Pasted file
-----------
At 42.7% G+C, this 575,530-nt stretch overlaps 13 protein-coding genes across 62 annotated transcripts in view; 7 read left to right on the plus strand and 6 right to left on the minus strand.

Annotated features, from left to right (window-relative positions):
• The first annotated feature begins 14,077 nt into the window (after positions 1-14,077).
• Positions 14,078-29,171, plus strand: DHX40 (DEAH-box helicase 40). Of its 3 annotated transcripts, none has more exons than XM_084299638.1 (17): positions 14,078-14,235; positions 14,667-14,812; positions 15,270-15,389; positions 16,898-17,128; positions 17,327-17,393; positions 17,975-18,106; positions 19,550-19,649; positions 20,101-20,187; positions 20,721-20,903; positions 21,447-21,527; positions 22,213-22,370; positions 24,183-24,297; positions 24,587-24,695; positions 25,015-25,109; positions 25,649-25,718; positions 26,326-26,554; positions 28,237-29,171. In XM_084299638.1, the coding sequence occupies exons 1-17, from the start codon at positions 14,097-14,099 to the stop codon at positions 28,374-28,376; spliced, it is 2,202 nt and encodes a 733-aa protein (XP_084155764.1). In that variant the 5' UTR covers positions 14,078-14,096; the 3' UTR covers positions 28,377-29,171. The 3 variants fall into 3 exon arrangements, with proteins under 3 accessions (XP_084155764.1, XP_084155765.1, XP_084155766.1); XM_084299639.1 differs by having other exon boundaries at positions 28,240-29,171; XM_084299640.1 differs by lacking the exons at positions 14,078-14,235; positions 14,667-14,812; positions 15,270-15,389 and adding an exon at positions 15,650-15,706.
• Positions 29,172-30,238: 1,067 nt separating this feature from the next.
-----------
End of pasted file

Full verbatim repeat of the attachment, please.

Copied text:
At 42.7% G+C, this 575,530-nt stretch overlaps 13 protein-coding genes across 62 annotated transcripts in view; 7 read left to right on the plus strand and 6 right to left on the minus strand.

Annotated features, from left to right (window-relative positions):
• The first annotated feature begins 14,077 nt into the window (after positions 1-14,077).
• Positions 14,078-29,171, plus strand: DHX40 (DEAH-box helicase 40). Of its 3 annotated transcripts, none has more exons than XM_084299638.1 (17): positions 14,078-14,235; positions 14,667-14,812; positions 15,270-15,389; positions 16,898-17,128; positions 17,327-17,393; positions 17,975-18,106; positions 19,550-19,649; positions 20,101-20,187; positions 20,721-20,903; positions 21,447-21,527; positions 22,213-22,370; positions 24,183-24,297; positions 24,587-24,695; positions 25,015-25,109; positions 25,649-25,718; positions 26,326-26,554; positions 28,237-29,171. In XM_084299638.1, the coding sequence occupies exons 1-17, from the start codon at positions 14,097-14,099 to the stop codon at positions 28,374-28,376; spliced, it is 2,202 nt and encodes a 733-aa protein (XP_084155764.1). In that variant the 5' UTR covers positions 14,078-14,096; the 3' UTR covers positions 28,377-29,171. The 3 variants fall into 3 exon arrangements, with proteins under 3 accessions (XP_084155764.1, XP_084155765.1, XP_084155766.1); XM_084299639.1 differs by having other exon boundaries at positions 28,240-29,171; XM_084299640.1 differs by lacking the exons at positions 14,078-14,235; positions 14,667-14,812; positions 15,270-15,389 and adding an exon at positions 15,650-15,706.
• Positions 29,172-30,238: 1,067 nt separating this feature from the next.